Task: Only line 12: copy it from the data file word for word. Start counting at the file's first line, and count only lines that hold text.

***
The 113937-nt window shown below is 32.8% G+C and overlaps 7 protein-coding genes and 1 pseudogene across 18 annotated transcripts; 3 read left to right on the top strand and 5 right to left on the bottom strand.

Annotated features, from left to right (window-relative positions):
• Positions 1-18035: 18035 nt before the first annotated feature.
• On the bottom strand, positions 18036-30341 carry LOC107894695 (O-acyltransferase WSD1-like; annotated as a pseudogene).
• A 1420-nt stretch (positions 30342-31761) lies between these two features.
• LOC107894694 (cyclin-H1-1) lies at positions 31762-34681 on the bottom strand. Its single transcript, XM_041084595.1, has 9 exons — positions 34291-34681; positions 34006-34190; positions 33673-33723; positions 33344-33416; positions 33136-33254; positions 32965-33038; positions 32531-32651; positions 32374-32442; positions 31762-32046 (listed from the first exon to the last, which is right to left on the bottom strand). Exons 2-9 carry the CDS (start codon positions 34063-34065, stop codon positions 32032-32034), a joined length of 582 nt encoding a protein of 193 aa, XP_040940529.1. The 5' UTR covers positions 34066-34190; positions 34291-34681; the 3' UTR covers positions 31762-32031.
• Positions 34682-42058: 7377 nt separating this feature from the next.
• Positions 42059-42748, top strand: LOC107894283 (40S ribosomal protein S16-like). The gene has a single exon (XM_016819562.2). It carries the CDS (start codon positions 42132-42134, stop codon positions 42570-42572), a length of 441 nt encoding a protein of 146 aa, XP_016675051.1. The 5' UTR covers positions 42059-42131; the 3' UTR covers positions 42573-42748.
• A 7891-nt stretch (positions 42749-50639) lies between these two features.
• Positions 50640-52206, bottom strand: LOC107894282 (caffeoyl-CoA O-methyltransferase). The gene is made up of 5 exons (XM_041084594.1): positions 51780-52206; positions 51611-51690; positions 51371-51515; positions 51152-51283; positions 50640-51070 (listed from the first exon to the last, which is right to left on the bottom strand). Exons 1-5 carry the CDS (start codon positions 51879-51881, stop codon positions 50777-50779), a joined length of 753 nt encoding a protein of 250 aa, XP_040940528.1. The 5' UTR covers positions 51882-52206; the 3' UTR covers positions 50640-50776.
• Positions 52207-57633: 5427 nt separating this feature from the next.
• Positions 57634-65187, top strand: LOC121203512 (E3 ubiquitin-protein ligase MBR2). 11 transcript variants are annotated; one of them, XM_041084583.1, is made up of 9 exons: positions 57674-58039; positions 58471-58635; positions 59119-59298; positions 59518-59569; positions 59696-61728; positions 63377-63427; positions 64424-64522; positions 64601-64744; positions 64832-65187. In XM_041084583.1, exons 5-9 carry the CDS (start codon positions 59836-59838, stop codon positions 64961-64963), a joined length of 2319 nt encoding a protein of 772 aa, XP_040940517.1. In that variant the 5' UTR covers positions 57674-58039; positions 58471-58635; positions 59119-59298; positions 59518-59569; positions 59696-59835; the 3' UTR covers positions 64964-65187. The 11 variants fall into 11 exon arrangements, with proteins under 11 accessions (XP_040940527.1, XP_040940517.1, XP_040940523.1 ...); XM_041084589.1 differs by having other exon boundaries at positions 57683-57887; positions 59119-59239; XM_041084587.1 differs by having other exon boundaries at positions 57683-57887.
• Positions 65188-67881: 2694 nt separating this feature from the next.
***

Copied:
• Positions 57634-65187, top strand: LOC121203512 (E3 ubiquitin-protein ligase MBR2). 11 transcript variants are annotated; one of them, XM_041084583.1, is made up of 9 exons: positions 57674-58039; positions 58471-58635; positions 59119-59298; positions 59518-59569; positions 59696-61728; positions 63377-63427; positions 64424-64522; positions 64601-64744; positions 64832-65187. In XM_041084583.1, exons 5-9 carry the CDS (start codon positions 59836-59838, stop codon positions 64961-64963), a joined length of 2319 nt encoding a protein of 772 aa, XP_040940517.1. In that variant the 5' UTR covers positions 57674-58039; positions 58471-58635; positions 59119-59298; positions 59518-59569; positions 59696-59835; the 3' UTR covers positions 64964-65187. The 11 variants fall into 11 exon arrangements, with proteins under 11 accessions (XP_040940527.1, XP_040940517.1, XP_040940523.1 ...); XM_041084589.1 differs by having other exon boundaries at positions 57683-57887; positions 59119-59239; XM_041084587.1 differs by having other exon boundaries at positions 57683-57887.